Platt Perspective on Business and Technology

Big data 11: living and working in an increasingly transparent world

Posted in business and convergent technologies by Timothy Platt on May 30, 2013

This is my eleventh installment in a series on an emerging capability that has become surrounded by hype, even as it has emerged as a powerfully disruptive societal force: big data (see Ubiquitous Computing and Communications – everywhere all the time, postings 177 and following for Parts 1-7 and its continuation page, postings 207 and loosely following for Part 8-10.)

I have been writing in this series about big data and as both a positive and a negative force depending on how it is gathered, organized as a knowledge creating toolset, used and shared and by whom. And I ended Part 10 with a basic, fundamental question:

• Where are we going, and what can we as individuals and as businesses, and there perhaps particularly as small businesses, do to more effectively succeed in the midst of all of this?

My goal for this posting is to begin to set a stage for thinking through and answering that question, where big data is increasingly becoming a basic part of our lives and both as individuals and family members, and in our professional lives. And I wrote in direct anticipation of that goal when I wrote in the title of this posting that it is about “living and working in an increasingly transparent world.”

• You can’t state with any clarity or precision what something is simply by stating what it isn’t, but I would begin this posting by noting that my goal here is not to discuss or explain any particular legal jurisdiction’s personal privacy law or legal framework for protection of individuals or businesses from identity theft or loss of other confidential or proprietary information. It would come closer to the mark to state that my goal here is to discuss a compelling need to know what we put out there, and certainly through voluntary action when for example filling out online forms or joining online groups or social networking sites.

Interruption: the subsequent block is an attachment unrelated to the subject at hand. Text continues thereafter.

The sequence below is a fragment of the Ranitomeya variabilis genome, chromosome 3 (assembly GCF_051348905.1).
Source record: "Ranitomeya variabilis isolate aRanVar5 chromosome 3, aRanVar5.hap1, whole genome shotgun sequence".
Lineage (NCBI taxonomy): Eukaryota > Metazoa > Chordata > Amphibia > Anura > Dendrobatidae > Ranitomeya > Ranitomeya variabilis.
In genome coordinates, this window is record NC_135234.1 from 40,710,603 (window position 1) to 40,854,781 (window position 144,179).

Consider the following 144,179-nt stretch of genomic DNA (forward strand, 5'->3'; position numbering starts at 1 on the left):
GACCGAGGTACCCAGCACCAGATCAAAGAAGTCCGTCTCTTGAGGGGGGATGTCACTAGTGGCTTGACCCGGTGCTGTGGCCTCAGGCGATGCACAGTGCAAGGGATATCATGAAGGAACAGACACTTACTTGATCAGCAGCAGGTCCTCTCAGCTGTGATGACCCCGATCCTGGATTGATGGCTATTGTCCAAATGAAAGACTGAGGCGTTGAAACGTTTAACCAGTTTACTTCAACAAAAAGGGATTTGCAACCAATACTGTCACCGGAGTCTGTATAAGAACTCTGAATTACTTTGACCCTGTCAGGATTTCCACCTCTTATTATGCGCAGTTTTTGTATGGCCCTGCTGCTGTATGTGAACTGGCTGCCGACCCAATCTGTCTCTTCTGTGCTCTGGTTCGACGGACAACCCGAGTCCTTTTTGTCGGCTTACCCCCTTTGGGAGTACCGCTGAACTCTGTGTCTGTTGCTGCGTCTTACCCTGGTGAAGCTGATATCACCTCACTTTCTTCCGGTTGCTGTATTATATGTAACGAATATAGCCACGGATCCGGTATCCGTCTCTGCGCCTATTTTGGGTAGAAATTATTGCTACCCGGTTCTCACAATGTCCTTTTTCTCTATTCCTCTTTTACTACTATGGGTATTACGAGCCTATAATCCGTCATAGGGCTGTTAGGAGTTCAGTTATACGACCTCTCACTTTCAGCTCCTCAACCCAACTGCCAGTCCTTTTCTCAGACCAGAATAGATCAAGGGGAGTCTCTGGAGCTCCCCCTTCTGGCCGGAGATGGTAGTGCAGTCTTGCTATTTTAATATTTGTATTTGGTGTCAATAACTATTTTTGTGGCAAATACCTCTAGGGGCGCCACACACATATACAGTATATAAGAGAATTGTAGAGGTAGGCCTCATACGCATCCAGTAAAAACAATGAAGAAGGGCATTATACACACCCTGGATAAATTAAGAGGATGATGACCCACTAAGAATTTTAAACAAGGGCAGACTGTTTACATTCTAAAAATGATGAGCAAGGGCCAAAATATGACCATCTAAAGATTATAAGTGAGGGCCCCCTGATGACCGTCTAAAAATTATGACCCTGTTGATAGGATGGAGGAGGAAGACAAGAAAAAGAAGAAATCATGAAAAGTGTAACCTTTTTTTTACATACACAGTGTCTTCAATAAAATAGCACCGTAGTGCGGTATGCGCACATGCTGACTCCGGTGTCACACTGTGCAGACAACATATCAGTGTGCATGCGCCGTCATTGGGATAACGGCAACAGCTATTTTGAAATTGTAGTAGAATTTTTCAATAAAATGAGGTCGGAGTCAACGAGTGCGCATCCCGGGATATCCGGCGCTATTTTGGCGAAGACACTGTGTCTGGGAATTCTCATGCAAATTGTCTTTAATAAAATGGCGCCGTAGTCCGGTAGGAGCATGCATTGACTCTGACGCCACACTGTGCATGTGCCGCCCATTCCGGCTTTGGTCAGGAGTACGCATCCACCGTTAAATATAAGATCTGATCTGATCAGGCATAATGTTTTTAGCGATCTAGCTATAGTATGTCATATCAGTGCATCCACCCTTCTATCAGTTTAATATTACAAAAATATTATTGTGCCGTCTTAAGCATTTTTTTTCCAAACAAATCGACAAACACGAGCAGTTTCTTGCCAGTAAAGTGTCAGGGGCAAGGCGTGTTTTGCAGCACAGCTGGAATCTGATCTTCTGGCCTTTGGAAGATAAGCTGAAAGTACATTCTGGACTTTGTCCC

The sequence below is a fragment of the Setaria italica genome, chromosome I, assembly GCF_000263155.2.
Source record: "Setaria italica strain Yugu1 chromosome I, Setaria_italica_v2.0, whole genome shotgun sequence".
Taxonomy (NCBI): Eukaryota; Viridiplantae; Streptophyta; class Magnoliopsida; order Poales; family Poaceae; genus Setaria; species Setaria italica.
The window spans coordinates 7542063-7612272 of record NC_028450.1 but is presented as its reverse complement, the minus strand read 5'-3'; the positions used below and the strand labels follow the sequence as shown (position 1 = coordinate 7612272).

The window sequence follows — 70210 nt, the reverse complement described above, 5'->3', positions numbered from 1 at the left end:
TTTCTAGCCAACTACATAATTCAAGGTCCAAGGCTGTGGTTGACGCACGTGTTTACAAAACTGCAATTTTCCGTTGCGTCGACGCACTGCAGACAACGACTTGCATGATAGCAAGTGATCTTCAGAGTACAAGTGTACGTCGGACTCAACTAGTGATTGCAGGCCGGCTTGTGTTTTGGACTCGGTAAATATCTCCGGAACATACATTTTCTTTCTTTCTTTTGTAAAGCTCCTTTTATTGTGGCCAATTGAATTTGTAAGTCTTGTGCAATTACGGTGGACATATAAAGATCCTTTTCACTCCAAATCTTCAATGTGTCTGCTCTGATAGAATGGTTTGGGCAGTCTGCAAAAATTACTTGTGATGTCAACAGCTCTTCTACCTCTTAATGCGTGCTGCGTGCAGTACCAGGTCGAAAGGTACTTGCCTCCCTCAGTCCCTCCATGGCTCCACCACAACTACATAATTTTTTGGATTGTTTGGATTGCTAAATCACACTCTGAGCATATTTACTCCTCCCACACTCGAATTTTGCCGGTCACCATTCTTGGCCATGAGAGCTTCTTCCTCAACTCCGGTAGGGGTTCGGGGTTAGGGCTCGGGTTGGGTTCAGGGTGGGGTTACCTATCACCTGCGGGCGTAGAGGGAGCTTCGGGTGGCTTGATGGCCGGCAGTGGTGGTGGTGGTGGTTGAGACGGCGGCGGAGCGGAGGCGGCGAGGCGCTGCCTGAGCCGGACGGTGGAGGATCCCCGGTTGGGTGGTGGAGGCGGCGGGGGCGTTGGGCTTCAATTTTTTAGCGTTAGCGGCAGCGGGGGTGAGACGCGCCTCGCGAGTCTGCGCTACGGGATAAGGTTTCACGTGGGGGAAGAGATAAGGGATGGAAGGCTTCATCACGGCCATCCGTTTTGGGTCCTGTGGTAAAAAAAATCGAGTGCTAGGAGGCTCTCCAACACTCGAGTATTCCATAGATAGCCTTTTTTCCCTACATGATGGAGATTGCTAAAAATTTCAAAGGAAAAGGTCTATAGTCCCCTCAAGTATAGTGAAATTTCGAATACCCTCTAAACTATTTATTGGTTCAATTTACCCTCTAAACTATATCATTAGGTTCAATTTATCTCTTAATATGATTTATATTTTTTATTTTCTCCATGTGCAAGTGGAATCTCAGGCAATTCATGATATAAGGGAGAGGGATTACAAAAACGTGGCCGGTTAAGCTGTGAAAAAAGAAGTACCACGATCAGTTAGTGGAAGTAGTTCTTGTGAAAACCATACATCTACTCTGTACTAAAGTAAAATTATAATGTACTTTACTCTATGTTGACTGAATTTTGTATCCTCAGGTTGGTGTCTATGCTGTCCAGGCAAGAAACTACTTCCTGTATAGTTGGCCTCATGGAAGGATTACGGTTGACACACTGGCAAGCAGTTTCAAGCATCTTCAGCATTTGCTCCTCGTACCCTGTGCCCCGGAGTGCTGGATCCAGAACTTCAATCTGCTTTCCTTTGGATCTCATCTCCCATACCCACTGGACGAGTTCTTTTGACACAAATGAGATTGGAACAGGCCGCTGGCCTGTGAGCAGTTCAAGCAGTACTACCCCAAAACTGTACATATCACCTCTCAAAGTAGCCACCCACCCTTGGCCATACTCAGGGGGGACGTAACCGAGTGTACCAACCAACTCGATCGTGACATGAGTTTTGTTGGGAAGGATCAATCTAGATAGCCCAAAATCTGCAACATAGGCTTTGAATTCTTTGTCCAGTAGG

• And we all need to more fully understand how this information can be used and certainly when aggregated with other information.
• And we do need to know and understand what access and usage controls are in place, and certainly where we would have to actively opt-in to be covered by any protection that might be offered. We need to know when we have opt-in or opt-out control over who can see and use our information, and which of those is in place when either is.
• And we need to know our legal rights and where and how we would be able to take recourse if needed.

Think of this and related points that could be added to this discussion, as constituting what amounts to a new basic literacy-level skill set that has become essential for living in an increasingly cyber space and online-connected world. In that, awareness and understanding of personal privacy online, and of control and access of our personal information is as fundamental a skill set as knowing how to use a computer and related information processing and sharing technologies: basic computer literacy.

I write this as a short posting by word count and certainly for what I address here. But I write this as one of my more important postings, and certainly as change and the disruptive change taking place around us impact on what we need to know to be a safe and independent citizens and members of our increasingly interconnected world community.

I have recently posted thoughts on citizenship in this rapidly changing world that we all live in, and cite my postings there, here for their overall relevance to this set of issues:

Citizenship in an increasingly global context 1
• And its Part 2 and Part 3 continuations.

I am sure that I will come back to the larger set of issues raised there and in this posting and in this series as a whole, as I continue adding to this blog. Meanwhile, you can find this and related postings at Ubiquitous Computing and Communications – everywhere all the time and its continuation page.


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